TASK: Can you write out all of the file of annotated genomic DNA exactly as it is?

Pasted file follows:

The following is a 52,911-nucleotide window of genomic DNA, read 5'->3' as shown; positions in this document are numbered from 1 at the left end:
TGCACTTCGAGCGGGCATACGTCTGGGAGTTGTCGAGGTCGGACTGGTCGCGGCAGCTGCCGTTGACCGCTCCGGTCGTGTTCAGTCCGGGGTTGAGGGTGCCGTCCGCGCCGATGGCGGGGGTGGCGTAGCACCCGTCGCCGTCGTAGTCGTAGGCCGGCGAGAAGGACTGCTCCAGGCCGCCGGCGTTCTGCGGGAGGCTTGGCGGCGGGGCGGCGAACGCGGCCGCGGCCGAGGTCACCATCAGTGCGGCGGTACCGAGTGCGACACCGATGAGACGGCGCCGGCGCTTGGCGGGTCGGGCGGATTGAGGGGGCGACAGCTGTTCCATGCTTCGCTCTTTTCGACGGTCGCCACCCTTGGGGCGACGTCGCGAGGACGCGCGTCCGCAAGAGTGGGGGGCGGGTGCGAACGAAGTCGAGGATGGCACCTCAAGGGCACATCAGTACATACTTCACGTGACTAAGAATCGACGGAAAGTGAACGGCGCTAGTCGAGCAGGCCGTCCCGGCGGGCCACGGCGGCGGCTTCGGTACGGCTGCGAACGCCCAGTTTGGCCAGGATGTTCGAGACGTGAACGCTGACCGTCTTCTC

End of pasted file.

The following is a 52,911-nucleotide window of genomic DNA, read 5'->3' as shown; positions in this document are numbered from 1 at the left end:
TGCACTTCGAGCGGGCATACGTCTGGGAGTTGTCGAGGTCGGACTGGTCGCGGCAGCTGCCGTTGACCGCTCCGGTCGTGTTCAGTCCGGGGTTGAGGGTGCCGTCCGCGCCGATGGCGGGGGTGGCGTAGCACCCGTCGCCGTCGTAGTCGTAGGCCGGCGAGAAGGACTGCTCCAGGCCGCCGGCGTTCTGCGGGAGGCTTGGCGGCGGGGCGGCGAACGCGGCCGCGGCCGAGGTCACCATCAGTGCGGCGGTACCGAGTGCGACACCGATGAGACGGCGCCGGCGCTTGGCGGGTCGGGCGGATTGAGGGGGCGACAGCTGTTCCATGCTTCGCTCTTTTCGACGGTCGCCACCCTTGGGGCGACGTCGCGAGGACGCGCGTCCGCAAGAGTGGGGGGCGGGTGCGAACGAAGTCGAGGATGGCACCTCAAGGGCACATCAGTACATACTTCACGTGACTAAGAATCGACGGAAAGTGAACGGCGCTAGTCGAGCAGGCCGTCCCGGCGGGCCACGGCGGCGGCTTCGGTACGGCTGCGAACGCCCAGTTTGGCCAGGATGTTCGAGACGTGAACGCTGACCGTCTTCTC